Perfect! Better yet:
Citigroup was quick to notice the hourglass trend that was taking root in 2009. To help investors cash in on the demise of the middle class Citigroup recently issued an hourglass investment advisory that highlights twenty stocks of companies targeting low end consumers and fifteen companies targeting the high end ones. Showing that the hourglass economy is real and gaining momentum, Citigroup’s hourglass index posted a whopping 56.5% return between Dec. 10, 2009 and Sept. 1, 2011, according to financial reporter,Patrick Martin.
Ahhhh, yes. The American way—investing in feudalism’s bright, bright future. You cannot make this stuff up.
We wonder [well, some wonder] why the electorate is dispirited, angry and disgusted. This is a prime example. Public officials from the President down are suppose to be working for the American public, not an abusive oligarchy.
Yes, the GOP propaganda regarding the ‘magical market’ needs to be exposed for the ludicrous and damaging fraud it is. Taxes are a necessary tool in running any stable government, not a Marxist plot. Regulation is a counterweight to capitalism’s reckless greed and worst instincts. But public officials need to be on board, manning the bully pulpits, educating and inspiring the public to press for and demand honest, effective reform, not a slap-hazard wallpapering job called good when the result is an utter wreck. Elected, public officials [sometimes quaintly referred to as public servants] are suppose to be working for us–the public at large–for our welfare. Not simply feeding the industrial/military complex, bowing and scraping to corporate financiers.
Literary critics question why The Hunger Games trilogy [a Young Adult series] has become so popular, why it’s had crossover appeal. Bread and Circuses, the never-ending distractions, the deliciously effective tools of fear and need, so effective that not even our children escape [think students up to their eyeballs in impossible debt].
The allegory is us.
In any case, elections are upon us. We’re going to hear all manner of pontificating, accusations screeched and name-calling taken to brain-freeze levels. The really disturbing part? Both 2012 candidates, Barack Obama and Mitt Romney, have sold their souls to the highest bidders. We, the electorate? We’re merely spectators sitting in the cheap seats.
Let the corporate dogfight begin!
Btw, for a chilling, even startling essay, I’d highly recommend an essay at Naked Capitalism: Code is Law. Literally.
It’s another angle to look at and contemplate, one that I haven’t seen discussed before. The comment section is equally good.
As for the election season? We’re going to need a good shovel.
Okay, for all you knitters out there—this one’s for you. And it’s a Doozie.
A new group has formed in response to the unapologetic Republican Crusade Against Women: The Snatchel Project with the goal of sending all howling male members of congress their very own hand-knitted uterus or vagina because:
If they have their own, they can leave ours alone!
I love the humor of these women!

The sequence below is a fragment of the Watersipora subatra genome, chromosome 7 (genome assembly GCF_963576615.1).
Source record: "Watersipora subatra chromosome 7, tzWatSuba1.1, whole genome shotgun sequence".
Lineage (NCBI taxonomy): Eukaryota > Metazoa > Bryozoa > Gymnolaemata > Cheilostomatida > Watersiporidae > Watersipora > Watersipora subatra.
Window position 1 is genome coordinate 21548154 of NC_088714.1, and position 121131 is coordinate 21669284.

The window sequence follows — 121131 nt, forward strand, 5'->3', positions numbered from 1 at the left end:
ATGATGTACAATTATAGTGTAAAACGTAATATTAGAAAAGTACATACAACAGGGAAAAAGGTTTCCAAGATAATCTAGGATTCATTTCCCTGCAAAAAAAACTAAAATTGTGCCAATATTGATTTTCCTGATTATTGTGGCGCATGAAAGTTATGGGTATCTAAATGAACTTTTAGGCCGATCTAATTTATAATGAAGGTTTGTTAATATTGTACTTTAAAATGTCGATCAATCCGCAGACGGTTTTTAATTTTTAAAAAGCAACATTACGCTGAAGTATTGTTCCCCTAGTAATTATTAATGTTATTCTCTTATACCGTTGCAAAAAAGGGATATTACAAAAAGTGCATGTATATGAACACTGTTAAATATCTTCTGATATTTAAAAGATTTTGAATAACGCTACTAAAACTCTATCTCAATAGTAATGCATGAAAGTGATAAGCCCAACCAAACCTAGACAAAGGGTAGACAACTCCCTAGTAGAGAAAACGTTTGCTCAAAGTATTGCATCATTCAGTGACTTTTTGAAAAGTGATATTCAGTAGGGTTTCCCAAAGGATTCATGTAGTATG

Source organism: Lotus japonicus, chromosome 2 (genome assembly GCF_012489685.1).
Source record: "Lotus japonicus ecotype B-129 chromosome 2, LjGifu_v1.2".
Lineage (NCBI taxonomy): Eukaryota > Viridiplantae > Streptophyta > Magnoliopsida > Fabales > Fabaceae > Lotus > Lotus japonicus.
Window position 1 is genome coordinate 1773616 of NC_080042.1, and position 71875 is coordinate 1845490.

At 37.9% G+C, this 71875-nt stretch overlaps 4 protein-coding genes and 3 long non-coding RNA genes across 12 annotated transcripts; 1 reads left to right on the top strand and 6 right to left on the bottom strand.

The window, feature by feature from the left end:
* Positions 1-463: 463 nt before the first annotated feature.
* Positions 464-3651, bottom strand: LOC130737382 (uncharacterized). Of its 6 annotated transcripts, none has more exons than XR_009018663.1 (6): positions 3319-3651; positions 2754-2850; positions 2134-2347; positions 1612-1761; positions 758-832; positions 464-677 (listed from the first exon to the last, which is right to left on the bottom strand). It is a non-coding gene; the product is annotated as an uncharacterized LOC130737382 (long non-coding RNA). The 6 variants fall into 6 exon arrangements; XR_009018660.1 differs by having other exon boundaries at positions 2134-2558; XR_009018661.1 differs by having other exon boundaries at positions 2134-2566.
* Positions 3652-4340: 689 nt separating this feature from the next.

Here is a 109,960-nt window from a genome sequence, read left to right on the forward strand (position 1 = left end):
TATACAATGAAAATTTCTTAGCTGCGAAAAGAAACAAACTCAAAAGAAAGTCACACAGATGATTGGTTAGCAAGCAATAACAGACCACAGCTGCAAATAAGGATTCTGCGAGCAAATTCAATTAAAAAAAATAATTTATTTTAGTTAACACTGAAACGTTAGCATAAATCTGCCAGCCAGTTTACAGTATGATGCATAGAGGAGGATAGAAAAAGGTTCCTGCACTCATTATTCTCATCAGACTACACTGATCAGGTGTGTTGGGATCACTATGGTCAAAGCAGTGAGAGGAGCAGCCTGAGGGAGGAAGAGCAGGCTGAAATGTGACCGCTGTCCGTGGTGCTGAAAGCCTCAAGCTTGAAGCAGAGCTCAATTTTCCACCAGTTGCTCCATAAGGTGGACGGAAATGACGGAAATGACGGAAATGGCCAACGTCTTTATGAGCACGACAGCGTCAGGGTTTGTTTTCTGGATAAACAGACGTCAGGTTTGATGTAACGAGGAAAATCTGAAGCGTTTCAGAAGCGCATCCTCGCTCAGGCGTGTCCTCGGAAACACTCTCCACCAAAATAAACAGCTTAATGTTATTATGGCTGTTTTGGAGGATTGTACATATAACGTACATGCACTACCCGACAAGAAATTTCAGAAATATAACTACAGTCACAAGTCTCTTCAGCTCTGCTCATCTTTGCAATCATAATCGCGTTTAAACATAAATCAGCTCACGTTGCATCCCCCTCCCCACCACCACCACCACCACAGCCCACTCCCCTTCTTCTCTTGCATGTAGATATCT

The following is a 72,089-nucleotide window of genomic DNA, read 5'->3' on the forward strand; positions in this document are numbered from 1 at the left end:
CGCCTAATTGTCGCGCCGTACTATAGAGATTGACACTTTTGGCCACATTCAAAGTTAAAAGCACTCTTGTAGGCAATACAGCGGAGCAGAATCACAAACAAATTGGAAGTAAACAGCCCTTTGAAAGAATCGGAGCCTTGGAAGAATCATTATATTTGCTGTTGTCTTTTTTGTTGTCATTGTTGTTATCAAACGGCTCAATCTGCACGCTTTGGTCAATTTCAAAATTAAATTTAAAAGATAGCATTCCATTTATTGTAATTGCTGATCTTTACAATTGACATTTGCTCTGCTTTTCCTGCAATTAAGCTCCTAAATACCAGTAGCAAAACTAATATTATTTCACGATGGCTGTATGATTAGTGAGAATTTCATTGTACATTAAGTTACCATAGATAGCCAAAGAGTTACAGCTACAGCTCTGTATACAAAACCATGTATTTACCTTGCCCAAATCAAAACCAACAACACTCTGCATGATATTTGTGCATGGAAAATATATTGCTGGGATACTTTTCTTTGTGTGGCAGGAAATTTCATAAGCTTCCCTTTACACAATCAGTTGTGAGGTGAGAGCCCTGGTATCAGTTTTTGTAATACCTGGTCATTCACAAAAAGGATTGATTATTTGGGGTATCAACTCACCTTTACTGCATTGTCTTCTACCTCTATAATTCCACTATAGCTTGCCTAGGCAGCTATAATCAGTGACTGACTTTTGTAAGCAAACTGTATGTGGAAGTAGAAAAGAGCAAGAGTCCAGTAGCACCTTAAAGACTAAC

And look at the variety!
Still, there are many deniers of the ongoing Holy Crusade. Yesterday, I mentioned a piece in The Hill by one conservative writer Sabrina Schaeffer, who scoffed at the very notion of a War on Women beyond a false narrative hatched in devious Democratic minds. Another woman writer joined the chorus in the Wall Street Journal, a Mary Eberstadt, who mused whether the Sexual Revolution Had Been Good for Women, answering with a firm ‘No.’ What a surprise. Ms. Eberstadt presumably explodes four myths in her own mind ala the Phyllis Schlafly tradition—women are restless, unhappy and dissatisfied ever since the Pill changed the world and sex was severed from procreation.
I’m sure this point of view makes Rick Santorum swoon with absolute pleasure. Or whatever the Rick Santorums of the world do when they experience joy. To think you could convince women, any woman to voluntarily march herself back to the Middle Ages is quite incredible. A monumental feat. No wonder Mr. Sanctimonious refuses to give up!
But I do sense a certain retreat by the zealots, who seem to squirm mightily under the harsh glare of public scrutiny. Here is the letter recently published in the Daily News Sun by Arizona Rep Debbie Lesko defending her bill [HB 2526], where an employer of conscience can insist a woman prove that she is using contraception for ‘nonsexual’ purposes because otherwise said employer would be religiously offended:
My legislation to protect our First Amendment rights does one thing and one thing alone: It allows an employer to opt out of the current government mandate that forces them to include the morning after pill and contraceptives in their employee’s insurance benefits, if and only if, the employer has a religious objection. The current mandate, which has been highlighted by the Obama administration’s actions, forces employers to include the morning after pill and contraceptives in their insurance benefits even if it violates the employer’s religious beliefs.
Employers should not be forced by the government to do something against their religious beliefs. That violates their First Amendment rights.
My legislation does not authorize employers to ask or know about their employee’s contraceptive use, and it does not authorize employers to fire anyone for that use.
The Catholic Church and other faith-based organizations support my legislation. Under it, employers like St. Vincent De Paul, a Catholic-based charity, would be able to opt out of the mandate. Since the legislation was written with the help of a national legal organization that fights for religious freedoms, I believe it will withstand legal tests.